4th Annual Hoccleve Recovery Day on Social Media

As we have done for the last three years the International Hoccleve Society is very pleased to be sponsoring the 4th Annual Hoccleve Recovery Day, this November 1 on social media. We are excited to welcome you and your students to participate by posting something related to our theme (and perhaps to Hoccleve) with the hashtag #Hoccleve at least once on a major social media site like Facebook or Twitter that day. The theme this year is “Recovery and Activism” Our full call is below the line. We really hope you will participate and we look forward to seeing what you’ll post!

The International Hoccleve Society Sponsors the 4th Annual Hoccleve Recovery Day: Recovery and Activism

Politics has a tendency to be maddening, and in recent months such a connection has been distressingly literal. Public discourse is increasingly accepting and understanding of mental illness and its treatment, but at the same time the availability of services and treatments is under attack by federal budget proposals. The Hoccleve Society would like to use this year’s annual Recovery Day to view mental and other personal health initiatives through the lens of expressions of distress and recovery and their context in our politicized world.

Thomas Hoccleve situated his melancholic desolation in his “Complaint” within the context of a bustling urban environment that metonymically expressed the constraints of national politics: the “prees” of London and Westminster crowds oppressed and turned on him an overwhelming and maddening “straunge countinaunce,” reflective of the alienating and repressive cultural policies of the Lancastrian kings. Scholars argue that Hoccleve’s poems were political expressions, perhaps of complicity but more likely of resistance and a struggle for identity and purpose.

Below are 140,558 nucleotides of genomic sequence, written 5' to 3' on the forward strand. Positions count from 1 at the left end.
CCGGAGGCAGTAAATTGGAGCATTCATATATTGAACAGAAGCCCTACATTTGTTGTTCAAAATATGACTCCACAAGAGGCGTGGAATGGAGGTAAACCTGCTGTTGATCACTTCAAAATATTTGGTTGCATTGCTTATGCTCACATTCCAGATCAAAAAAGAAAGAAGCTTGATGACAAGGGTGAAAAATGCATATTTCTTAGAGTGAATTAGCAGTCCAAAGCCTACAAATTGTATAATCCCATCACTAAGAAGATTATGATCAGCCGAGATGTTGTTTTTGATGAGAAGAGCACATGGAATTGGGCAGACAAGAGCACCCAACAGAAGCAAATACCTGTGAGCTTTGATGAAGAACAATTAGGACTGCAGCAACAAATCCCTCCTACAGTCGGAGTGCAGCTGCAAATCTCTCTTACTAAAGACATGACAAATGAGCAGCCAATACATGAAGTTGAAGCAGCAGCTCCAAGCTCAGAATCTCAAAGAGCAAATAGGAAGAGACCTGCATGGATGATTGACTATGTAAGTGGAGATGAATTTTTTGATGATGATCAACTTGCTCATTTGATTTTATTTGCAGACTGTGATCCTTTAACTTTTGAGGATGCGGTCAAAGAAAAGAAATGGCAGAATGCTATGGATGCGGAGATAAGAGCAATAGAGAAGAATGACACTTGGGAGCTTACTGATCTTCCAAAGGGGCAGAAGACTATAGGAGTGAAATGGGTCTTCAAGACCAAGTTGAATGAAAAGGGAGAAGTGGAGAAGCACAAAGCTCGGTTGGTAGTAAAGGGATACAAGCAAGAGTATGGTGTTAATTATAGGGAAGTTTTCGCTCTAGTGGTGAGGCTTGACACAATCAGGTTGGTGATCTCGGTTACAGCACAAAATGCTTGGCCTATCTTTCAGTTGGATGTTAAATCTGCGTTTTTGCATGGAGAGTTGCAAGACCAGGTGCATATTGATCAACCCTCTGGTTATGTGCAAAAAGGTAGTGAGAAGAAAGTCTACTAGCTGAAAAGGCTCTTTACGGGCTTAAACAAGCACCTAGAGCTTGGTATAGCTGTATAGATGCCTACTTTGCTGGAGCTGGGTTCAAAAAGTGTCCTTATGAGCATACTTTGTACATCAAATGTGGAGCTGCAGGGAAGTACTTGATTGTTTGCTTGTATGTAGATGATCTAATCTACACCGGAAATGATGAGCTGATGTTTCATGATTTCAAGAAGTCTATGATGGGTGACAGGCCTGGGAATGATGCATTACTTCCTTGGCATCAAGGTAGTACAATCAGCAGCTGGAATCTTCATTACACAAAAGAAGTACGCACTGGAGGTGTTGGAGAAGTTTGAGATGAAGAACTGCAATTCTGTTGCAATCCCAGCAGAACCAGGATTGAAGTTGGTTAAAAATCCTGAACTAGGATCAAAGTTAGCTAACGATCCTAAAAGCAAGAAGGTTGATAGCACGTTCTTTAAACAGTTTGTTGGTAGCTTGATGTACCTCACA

At a time when American and global politics seem to be entering a new era of repression, socially we are also entering a phase of resistance that refuses to bow to mistruths and injustice. Just as Hoccleve sought truth through writing and self-expression, we invite you to share social media posts—which might include quotations from Hoccleve or other medieval writers—about your own processes of coming to terms with and reordering a disordered world. How do you envision members of a global community using activism and self-assertion in a fight for rights and humanity, harnessing together personal and political recovery?

On 1 November 2017, post your thoughts to Twitter, Facebook, Instagram, Pinterest, LinkedIn and our society’s website with the hashtag #Hoccleve. Look out for our own posts on our site and our Hoccleve Lyfe Coache, Twitter and Facebook feeds; and “like” or retweet thematically pertinent items throughout the day under the #Hoccleve hashtag followed by any other tags you’d like, such as #recovery, #thisiswhataprofessorlookslike, #MiddleEnglish, or #MSilluminations. Please follow us, participate, and “like” us to stay tuned! We will be compiling posts tagged with our #Hoccleve hashtag into a Storify page after the day for us all to use as resource and touchstone in the coming weeks and months.

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